Saturday, January 12, 2013

By Its Cover: My Name Is Not Easy

And we're back for a second edition of By Its Cover, with yesterday's review book: My Name Is Not Easy by Debby Dahl Edwardson.

First Impressions
It seems fairly obvious to me that this book is not going to be incredibly uplifting, given the gray tones, the sad-looking facial expression on the boy writing on the mirror, and the feeling you get from seeing someone write anything not expressly cheery on a fogged-up mirror.

Called it... this is not a bright and cheery story. It's about the struggles of Native American and Eskimo children adapting to living at a Catholic boarding school in the 1960s. Absolutely not a delightful romp.
From reading the summary, it sounded to me like the boy on the cover was our protagonist, and we would hear everything from his point of view, but as I mentioned yesterday, the point of view and narrator is all over the place. If there is a single protagonist to be identified, you could easily argue that it is Luke, particularly since the title is clearly coming from him (he's the one who changes his name to make it easier for white people to pronounce) and he's likely the kid portrayed on the cover.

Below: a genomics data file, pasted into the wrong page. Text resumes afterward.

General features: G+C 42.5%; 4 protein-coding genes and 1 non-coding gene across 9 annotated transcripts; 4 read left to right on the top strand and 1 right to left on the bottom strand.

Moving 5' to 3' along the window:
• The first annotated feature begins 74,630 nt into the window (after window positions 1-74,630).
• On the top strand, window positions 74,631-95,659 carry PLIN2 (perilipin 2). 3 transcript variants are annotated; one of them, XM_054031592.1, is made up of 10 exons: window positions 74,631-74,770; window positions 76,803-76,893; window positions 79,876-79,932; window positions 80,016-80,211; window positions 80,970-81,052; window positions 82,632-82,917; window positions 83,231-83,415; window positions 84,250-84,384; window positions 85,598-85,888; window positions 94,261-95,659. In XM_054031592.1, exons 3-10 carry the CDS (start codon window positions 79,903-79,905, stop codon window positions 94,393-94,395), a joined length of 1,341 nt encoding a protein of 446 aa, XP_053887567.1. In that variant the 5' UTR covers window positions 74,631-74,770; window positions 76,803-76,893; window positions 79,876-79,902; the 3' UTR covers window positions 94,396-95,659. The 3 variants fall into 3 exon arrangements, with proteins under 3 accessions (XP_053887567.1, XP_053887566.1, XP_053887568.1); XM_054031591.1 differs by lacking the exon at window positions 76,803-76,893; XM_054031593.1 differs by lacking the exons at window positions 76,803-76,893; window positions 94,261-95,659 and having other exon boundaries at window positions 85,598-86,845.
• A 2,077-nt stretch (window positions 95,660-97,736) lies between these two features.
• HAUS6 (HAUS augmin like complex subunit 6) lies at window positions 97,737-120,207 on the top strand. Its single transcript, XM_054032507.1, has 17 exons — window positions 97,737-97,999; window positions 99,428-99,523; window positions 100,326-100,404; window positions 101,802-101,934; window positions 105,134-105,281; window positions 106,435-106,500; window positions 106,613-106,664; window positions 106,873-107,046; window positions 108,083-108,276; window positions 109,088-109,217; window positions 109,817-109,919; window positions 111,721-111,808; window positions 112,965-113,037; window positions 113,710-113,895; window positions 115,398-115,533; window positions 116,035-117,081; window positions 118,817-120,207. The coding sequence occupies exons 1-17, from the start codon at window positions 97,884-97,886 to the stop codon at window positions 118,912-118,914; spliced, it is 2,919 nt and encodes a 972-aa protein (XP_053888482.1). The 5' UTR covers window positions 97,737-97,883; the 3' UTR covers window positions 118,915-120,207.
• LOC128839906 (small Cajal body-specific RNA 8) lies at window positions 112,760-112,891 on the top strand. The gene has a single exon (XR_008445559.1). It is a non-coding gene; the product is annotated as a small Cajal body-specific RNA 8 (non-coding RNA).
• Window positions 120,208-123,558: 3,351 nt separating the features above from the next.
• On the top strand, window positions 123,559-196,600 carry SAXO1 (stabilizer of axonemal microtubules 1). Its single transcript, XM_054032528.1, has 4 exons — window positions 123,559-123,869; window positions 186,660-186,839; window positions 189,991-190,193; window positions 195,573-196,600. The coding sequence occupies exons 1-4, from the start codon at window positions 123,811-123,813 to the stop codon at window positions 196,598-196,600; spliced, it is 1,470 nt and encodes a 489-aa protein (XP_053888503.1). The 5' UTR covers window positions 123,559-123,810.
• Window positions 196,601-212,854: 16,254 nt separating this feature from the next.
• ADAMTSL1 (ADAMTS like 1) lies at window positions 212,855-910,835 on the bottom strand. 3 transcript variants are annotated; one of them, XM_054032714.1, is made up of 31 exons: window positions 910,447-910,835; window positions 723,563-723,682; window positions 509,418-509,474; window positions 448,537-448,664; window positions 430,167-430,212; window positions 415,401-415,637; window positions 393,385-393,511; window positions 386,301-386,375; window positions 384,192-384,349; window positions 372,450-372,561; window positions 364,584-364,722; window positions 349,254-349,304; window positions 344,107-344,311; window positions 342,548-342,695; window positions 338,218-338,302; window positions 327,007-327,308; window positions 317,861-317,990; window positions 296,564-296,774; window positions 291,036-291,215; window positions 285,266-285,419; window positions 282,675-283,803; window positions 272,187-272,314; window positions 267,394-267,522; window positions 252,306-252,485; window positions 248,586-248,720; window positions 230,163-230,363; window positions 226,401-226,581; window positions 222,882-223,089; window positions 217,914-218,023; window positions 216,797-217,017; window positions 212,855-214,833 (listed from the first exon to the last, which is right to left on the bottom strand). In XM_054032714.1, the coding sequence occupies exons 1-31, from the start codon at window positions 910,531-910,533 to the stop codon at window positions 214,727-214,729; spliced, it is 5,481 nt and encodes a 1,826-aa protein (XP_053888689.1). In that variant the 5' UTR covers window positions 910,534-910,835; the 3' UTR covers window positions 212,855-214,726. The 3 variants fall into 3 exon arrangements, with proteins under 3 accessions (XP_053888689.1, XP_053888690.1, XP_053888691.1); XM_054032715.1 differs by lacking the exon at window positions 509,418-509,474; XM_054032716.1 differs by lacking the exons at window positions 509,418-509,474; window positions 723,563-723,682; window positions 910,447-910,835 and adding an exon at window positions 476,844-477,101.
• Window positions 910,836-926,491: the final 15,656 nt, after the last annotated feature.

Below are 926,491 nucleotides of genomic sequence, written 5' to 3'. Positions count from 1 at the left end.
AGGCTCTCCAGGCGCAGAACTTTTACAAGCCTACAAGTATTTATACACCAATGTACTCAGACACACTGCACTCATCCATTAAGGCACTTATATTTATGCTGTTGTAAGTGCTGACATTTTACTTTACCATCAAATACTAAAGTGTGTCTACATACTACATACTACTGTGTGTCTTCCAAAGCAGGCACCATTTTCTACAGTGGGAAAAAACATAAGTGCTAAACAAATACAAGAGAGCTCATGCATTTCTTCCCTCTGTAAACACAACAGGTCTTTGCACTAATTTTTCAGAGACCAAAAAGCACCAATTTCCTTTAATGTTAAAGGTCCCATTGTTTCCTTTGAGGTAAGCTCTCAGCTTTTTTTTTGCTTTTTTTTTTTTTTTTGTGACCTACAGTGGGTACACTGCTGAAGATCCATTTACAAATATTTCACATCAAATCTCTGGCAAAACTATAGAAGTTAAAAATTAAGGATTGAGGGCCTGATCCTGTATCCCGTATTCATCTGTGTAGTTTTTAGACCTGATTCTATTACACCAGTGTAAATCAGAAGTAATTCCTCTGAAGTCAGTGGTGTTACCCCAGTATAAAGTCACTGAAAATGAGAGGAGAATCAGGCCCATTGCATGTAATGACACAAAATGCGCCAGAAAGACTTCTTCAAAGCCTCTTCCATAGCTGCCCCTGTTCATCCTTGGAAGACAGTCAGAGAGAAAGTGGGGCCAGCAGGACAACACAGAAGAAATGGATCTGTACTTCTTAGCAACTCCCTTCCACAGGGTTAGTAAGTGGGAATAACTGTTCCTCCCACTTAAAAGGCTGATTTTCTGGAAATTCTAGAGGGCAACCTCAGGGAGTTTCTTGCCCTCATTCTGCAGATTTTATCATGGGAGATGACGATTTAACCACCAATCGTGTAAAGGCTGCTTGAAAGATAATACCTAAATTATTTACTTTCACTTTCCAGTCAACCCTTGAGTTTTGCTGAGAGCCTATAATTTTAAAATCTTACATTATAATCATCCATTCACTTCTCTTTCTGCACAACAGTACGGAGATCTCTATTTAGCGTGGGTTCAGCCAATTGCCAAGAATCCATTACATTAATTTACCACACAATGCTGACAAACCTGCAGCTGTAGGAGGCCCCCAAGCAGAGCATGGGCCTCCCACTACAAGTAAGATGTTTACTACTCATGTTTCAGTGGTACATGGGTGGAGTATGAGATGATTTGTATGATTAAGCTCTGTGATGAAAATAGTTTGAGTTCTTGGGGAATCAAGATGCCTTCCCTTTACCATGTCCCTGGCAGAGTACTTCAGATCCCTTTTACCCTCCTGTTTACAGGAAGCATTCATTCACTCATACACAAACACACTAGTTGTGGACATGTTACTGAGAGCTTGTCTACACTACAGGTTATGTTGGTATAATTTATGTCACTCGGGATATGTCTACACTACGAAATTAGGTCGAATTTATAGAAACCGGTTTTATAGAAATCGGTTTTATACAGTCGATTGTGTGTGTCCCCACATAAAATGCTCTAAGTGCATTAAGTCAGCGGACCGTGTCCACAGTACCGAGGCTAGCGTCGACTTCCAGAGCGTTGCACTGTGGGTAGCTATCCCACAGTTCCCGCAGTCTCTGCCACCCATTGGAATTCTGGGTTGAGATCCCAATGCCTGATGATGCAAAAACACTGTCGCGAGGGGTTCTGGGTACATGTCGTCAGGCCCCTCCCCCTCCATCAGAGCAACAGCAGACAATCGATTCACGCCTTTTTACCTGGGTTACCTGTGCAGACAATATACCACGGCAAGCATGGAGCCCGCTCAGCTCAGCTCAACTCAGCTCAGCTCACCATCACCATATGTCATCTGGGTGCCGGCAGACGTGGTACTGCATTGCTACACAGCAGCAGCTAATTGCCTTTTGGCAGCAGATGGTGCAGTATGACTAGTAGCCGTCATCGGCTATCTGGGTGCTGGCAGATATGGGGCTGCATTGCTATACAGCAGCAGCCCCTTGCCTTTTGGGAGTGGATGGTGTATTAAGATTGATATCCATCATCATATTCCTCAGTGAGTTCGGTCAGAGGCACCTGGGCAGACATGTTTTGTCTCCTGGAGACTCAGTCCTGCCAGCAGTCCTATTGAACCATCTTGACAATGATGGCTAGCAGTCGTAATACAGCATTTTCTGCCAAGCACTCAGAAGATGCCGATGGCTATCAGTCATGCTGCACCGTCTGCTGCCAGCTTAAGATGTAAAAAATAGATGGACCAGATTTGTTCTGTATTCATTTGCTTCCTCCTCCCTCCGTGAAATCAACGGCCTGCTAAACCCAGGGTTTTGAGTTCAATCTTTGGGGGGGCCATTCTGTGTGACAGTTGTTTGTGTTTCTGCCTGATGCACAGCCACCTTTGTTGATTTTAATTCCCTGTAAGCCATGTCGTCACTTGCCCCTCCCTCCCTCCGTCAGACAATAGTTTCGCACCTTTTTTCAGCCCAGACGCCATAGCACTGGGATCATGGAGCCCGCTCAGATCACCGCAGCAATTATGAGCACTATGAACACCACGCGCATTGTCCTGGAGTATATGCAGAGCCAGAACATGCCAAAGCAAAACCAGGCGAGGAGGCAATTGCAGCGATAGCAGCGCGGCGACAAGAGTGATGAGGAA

Final Word
I wouldn't call the cover misleading, but I think it would make more sense to portray all the key children, or none of them. It does convey the general tone of the book very well, though.

So I'm going to give you a little aside.  I read the eBook version of it, not a hard copy.  And while I did know what the cover looked like, I didn't really think about it.  Covers have a certain effect on us.  I'm sure everyone has heard the phrase "Don't judge a book by its cover" and while that's true in applications to humans, it's a little different when we're talking books.  The fact is, we DO make judgements based on covers.  A shiny, interesting cover will jump out at us more.  Granted, usually we pick it up and read the summary to see if we would enjoy it, but I'm sure more than one of you out there has read a book solely because of its cover (I know I have.)

By having eBooks, we tend not to have this visceral response to covers and tend to pick a book based solely on the story.  But that isn't necessarily always a good thing.  The cover helps us make connections, it helps us describe a book when we can't remember the name.  We also look at the cover frequently, trying to figure out when the scenes on the cover happens or what it means or what it has to do with the story at all.  The cover gives us clues to what might happen in the book, or why that particular part is important.  By not having a cover to constantly refer to, it actually may hurt more than it helps.

So while eBooks are good, they rob you of a specific connection with your book.

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